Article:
This book contains very clear, well-constructed and pertinent case studies. The exercises are approachable by the reader and provide valuable opportunities to review the contents. I believe this manual can be easily followed in the classroom and will help the instructor engage the students. It is precise but not too long, which will make it easy to manipulate in the classroom.
My criticisms of the book are at two levels: organization and content/questions/answers. Both deal with the pedagogical approach. First, the organization of the book is cumbersome. The teacher edition should be split into two parts. The first part would be dedicated to the aspects of instruction. The second part would focus on the answers to the student edition’s questions. This would ease the instructor’s tasks during class and furthermore eliminate the redundancy of a “Teacher guide” in each chapter.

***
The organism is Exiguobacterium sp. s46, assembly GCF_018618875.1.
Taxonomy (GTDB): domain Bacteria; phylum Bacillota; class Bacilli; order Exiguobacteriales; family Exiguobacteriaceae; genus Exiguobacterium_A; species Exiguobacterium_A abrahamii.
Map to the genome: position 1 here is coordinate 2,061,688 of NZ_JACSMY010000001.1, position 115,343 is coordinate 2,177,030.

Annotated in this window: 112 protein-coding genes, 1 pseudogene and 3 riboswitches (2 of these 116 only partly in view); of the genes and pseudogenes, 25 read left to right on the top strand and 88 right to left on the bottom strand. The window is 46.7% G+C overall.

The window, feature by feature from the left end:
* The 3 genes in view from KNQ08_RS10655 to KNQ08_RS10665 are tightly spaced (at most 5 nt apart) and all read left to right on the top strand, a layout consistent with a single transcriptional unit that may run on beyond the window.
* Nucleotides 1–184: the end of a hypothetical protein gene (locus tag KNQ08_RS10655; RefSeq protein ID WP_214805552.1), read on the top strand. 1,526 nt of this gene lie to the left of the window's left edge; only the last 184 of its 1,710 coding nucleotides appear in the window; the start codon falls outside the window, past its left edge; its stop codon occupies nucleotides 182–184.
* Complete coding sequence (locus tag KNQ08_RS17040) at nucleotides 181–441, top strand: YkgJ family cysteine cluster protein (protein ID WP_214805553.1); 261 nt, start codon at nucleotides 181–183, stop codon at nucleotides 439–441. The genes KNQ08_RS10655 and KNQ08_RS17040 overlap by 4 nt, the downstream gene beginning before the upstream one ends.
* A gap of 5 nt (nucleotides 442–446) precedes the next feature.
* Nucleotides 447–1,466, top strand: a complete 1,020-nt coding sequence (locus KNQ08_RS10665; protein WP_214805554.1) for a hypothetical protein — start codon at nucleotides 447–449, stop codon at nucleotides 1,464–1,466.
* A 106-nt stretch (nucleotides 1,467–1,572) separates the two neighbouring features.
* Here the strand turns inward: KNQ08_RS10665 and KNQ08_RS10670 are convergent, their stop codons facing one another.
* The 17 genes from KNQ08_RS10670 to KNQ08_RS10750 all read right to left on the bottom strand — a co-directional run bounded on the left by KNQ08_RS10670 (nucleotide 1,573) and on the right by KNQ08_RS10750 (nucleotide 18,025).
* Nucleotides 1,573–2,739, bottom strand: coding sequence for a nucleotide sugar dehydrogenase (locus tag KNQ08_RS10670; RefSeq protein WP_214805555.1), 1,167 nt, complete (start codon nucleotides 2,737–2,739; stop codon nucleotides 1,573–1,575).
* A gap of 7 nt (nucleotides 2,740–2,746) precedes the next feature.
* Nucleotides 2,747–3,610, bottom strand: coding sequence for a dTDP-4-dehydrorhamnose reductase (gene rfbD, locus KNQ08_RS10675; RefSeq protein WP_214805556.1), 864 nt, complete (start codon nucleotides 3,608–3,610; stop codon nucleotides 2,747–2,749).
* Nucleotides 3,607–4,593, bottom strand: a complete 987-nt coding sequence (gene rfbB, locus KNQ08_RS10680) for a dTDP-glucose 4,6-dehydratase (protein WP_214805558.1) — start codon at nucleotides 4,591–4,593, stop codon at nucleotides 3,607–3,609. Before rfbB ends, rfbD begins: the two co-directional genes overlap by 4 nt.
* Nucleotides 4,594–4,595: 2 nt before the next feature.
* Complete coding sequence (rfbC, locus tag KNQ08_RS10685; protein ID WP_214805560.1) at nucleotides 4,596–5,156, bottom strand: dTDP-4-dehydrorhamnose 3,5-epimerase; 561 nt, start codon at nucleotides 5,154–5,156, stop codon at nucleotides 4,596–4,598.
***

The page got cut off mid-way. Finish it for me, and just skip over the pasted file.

The author, being a teacher, should have paid closer attention to the pertinence and the form of the questions, as well as their answers. Here are some examples:
Page 37: “What is fertilization?” The answer should begin “Fertilization is…”, not “Fertilization occurs when….” And “Where does the female egg travel upon fertilization?” Better to refer to the blastocyst than the egg.
Page 75: “What is the difference between simple carbohydrates and complex carbohydrates?” Nutritionists do not use these concepts anymore.
Page 83:.“How do arteries differ from veins?” The question needs precision: is it about structure or function or both?
Page 112: “Why is hCG found only in pregnant women?” Answer: “hCG is produced in the placenta.” The answer should be that “hCG is produced first by the components of the fertilized egg. The placenta intervenes later.
Page 113: “What is the difference between type 1 and type 2 diabetes?” The answer does not give the right response; it states where and when they occur instead of the physiological differences.
Page 84: “What happens to the hemoglobin protein on a red blood cell if someone has sickle cell anemia?” Nothing is going to happen. It happened already. The mutated DNA is the cause of sickle cell anemia, not the other way around.
Other suggestions for improving the book include using the word function instead of job in many cases (page 119: “What is the job of the small intestine?”) and improving the quality of some diagrams (for example, pp. 188 and 120).